Many (But Not All) Dynamics Improving But Federal Tax Receipts Are Down

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I am getting the feeling the economy is lifting. The actual data to support my feelings is not obvious. 

Follow up:

I have written on many occasions that I am biased against opinion surveys. The theory is that good times require optimistic businessmen and consumer. But too many things affect one's opinion on any particular day - but it was hard to ignore this week's NFIB Small Business Optimism Survey which skyrocketed to its highest level since 2004.

I also am seeing improvement in rail transport - which is a leading indicator.

Although rail's 52 week rolling average is not yet positive, it is on a steep improving trend [although this past weeks data showed deceleration the upward trend is still in play].

There is one lagging indicator which concerns me - US Treasury Tax Receipts.

For the Great Recession, the rolling averages went negative in February 2008 - two months after the Great Recession's start. For the 2001 recession, the rolling averages for tax revenues went negative two months after the official start of the recession. In May 2016, the rolling averages (red line) for tax revenues went negative, and since has been jumping between expansion and contraction.

[click on image to enlarge]

According to the Congressional Budget Office, tax receipts are down 3 % in the first quarter of fiscal year 2017. This is an outlier statistic that defies logic. According to the BEA, income is up, and corporate profits are in positive growth territory.

The economy itself is billions of datapoints, some expanding, some contracting, and some unchanging at any point in time. One can always cherry pick data to prove any opinion or theory.

Certain data-sets have higher credibility (like Treasury data) as they have higher accuracy and are subject to literally no backward revision. Rail has some backward revision but has a higher accuracy than most other data pumped out. And added benefit is that rail and Treasury data is that it is issued close to real time.

I personally am glad that 2016 is behind us. The economy performed poorly, and it is against this background that the feeling of improvement evolves. When you compare 2016 terrible data against even pessimistic 2017 soft data - one starts to see there is a logical reason to expect improvement. 

Other Economic News this Week:

The Econintersect Economic Index for January 2017 again insignificantly improved with the economic outlook for weak growth. The index remains marginally above the lowest value since the end of the Great Recession. But there are indications of better dynamics in our index in the future. Six month employment growth forecast indicates little change in the rate of growth.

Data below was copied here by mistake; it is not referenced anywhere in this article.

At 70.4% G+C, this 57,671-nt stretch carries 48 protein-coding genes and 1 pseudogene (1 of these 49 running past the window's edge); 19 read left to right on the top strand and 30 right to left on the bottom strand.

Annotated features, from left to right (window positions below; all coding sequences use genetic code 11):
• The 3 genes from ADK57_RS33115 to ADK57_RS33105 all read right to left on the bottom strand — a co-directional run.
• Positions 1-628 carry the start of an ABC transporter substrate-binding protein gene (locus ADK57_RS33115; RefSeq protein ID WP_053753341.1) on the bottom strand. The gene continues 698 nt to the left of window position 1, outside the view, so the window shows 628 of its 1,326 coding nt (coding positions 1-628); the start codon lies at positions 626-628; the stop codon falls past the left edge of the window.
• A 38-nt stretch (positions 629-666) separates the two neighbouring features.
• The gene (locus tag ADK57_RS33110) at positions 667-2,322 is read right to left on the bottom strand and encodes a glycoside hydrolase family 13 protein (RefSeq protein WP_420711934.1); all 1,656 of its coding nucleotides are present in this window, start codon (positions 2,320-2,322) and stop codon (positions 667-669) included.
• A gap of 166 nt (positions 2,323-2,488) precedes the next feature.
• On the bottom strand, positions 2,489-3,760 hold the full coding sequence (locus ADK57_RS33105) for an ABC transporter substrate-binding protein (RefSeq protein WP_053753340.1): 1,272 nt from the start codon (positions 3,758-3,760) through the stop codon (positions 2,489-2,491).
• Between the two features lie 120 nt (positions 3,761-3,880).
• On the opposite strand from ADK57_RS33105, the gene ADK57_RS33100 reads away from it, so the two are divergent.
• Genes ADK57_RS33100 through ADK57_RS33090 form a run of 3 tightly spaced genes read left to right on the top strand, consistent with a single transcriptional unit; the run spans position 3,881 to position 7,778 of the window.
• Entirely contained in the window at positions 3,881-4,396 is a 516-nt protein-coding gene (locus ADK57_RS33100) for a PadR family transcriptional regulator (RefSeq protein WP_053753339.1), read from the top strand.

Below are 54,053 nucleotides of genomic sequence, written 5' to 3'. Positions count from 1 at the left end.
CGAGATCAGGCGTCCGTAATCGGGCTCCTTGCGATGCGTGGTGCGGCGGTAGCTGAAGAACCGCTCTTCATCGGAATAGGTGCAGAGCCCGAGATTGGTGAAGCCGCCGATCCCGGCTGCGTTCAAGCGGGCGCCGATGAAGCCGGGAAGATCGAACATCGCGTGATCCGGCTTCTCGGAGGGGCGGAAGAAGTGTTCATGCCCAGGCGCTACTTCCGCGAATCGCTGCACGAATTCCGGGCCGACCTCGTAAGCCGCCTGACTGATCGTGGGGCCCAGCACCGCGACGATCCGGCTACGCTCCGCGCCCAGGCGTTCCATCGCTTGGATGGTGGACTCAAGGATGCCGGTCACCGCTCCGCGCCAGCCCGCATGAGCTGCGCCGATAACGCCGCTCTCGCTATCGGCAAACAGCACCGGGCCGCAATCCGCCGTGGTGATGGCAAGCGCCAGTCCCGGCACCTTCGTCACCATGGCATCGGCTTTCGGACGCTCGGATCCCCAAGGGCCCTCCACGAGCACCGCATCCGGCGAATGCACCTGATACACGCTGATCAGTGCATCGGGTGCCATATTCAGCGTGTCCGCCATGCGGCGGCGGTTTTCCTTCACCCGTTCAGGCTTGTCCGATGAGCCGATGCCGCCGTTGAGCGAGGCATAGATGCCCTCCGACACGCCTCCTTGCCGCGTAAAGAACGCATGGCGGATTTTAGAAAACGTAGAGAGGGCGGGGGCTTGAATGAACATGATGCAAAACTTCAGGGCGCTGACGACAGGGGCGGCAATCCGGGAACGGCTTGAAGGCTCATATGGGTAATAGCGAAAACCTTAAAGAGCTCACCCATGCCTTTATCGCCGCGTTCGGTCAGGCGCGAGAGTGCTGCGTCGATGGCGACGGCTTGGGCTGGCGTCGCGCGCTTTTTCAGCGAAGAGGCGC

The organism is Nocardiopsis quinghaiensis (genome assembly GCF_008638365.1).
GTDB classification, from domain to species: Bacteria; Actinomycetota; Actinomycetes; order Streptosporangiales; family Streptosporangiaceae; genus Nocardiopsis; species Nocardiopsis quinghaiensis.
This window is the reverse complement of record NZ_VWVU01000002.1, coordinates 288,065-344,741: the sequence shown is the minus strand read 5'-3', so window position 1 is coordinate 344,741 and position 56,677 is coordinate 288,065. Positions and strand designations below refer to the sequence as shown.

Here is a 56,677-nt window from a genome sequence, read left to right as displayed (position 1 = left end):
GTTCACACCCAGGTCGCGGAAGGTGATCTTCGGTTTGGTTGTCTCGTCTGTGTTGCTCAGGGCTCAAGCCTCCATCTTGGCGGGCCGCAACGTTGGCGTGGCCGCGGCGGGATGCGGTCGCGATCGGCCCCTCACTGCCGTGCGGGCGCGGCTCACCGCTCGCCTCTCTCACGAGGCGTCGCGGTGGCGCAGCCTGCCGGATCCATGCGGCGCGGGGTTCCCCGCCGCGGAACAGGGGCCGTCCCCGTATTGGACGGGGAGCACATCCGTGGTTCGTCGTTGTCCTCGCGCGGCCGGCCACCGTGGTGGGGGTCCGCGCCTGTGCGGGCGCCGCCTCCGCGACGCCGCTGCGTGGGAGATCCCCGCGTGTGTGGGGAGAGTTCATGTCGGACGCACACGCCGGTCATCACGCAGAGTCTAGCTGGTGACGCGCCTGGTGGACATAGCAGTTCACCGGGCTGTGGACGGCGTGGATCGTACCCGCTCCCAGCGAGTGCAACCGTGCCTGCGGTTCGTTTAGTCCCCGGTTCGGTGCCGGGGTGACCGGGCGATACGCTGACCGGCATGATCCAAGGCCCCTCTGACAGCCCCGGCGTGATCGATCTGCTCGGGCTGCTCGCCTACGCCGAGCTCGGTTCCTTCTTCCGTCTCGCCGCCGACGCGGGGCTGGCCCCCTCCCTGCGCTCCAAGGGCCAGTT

Bankruptcies this Week from Homer City Generation - and issued the following statement:

BankruptcyData's analysis indicates that public company bankruptcy filings increased by more than 25% in 2016 on top of the 46% rise seen in 2015. A total of 99 publicly traded companies filed for Chapter 7/Chapter 11 protection last year with $105 billion in combined pre-petition assets, and 2016's crop of publicly traded filings includes an impressive 25 with assets greater than $1 billion - compared to 19 in the previous year. Continuing the trend we saw in 2015, 17 of 2016's 25 largest Chapter 11's were initiated by companies within the Oil & Gas, Mining and Energy sectors - and 41% of 2016's total public bankruptcies came from those industries. In fact, during the past two years alone, more than 80 public companies operating within these categories filed for U.S. Bankruptcy Court protection, with 30 of those petitioners listing more than $1 billion in pre-petition assets. Delaware continued to house the largest percentage of public Chapter 11's, with Delaware seeing 42% of all public filings in both 2016 and 2015. Notably, as a result of the high percentage of Oil & Gas sector restructurings, Texas continued to see more than its typical share of public company bankruptcy activity: The four Texas Districts housed 22% of all of 2016's public filings, a slight rise from 2015's already impressive 19%.

Weekly Economic Release Scorecard:

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